Description from History Press:
In July of 1780, when the Revolutionary War in the Southern states seemed doomed to failure, a small but important battle took place on James Williamson's plantation in what is now York County, South Carolina. The Battle of Williamson's Plantation, or "Huck's Defeat" as it later came to be known, laid the groundwork for the viscious partisan warfare waged by the militiamen on the Carolina frontier against the superior forces of the British Army, and it paved the way for the calamitous defeats that the British suffered at Hanging Rock, Musgrove's Mill, Kings Mountain, Blackstock's Plantation and Cowpens, all in the Southern Carolina Backcountry.
In this groundbreaking new study, historian Michael C. Scoggins provides an in-depth account of the events that unfolded in the Broad and Catawba River valleys of upper South Carolina during the critical summer of 1780.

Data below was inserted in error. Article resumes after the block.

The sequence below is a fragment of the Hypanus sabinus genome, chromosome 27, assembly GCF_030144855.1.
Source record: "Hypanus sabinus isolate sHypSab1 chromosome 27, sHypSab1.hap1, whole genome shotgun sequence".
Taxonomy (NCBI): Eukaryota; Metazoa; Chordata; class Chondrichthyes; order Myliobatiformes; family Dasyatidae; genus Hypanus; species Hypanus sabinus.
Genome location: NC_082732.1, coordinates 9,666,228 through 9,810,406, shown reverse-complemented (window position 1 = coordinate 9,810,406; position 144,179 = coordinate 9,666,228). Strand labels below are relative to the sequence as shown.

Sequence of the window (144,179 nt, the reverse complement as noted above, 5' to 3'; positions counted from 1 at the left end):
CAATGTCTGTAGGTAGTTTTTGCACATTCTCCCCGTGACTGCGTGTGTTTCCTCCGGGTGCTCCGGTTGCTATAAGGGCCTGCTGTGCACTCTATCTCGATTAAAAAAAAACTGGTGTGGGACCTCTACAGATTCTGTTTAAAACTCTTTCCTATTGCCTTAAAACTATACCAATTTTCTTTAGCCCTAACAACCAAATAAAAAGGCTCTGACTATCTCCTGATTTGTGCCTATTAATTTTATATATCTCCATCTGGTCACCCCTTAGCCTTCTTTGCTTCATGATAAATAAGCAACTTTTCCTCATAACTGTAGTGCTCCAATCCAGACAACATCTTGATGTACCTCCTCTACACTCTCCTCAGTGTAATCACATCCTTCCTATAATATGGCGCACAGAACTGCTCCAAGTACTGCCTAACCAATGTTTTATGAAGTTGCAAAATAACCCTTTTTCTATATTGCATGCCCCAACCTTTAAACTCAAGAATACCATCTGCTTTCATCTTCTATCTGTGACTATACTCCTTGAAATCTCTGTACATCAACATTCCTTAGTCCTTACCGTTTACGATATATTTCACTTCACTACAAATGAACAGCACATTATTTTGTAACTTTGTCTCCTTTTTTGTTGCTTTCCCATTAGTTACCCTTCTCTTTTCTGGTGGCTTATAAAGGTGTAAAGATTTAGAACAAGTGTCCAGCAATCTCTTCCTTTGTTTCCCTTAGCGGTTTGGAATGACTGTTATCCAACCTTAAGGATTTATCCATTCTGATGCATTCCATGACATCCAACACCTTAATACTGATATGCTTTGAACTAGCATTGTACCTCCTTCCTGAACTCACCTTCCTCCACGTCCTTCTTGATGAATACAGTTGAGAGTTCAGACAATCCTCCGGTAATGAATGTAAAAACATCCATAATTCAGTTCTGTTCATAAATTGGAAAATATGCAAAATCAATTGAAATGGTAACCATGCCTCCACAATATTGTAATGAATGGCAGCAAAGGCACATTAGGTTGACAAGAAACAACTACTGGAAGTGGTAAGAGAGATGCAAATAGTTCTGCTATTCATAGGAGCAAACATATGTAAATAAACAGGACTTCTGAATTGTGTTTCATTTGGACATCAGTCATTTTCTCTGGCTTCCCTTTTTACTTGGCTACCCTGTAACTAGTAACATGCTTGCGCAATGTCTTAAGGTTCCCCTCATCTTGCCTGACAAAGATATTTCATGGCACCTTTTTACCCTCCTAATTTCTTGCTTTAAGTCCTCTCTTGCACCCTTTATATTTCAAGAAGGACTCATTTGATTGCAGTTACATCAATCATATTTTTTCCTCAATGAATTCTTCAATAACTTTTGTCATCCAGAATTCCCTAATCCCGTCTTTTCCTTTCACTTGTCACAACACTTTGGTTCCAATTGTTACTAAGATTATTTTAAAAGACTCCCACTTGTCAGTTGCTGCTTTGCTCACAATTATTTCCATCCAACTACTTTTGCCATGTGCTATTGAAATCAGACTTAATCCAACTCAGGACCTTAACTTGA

Drawing extensively on first-person accounts and militar correspondence, much of which has never been published before, Scoggins tells a dramatic story that begins with the capture of an entire American army at Charleston in May and ends with a resounding series of patriot victories in the Carolina Piedmont during the late summer of 1780—victories that set Lord Cornwallis and the British Army irrevocably on the road to defeat and to surrender at Yorktown in October 1781.
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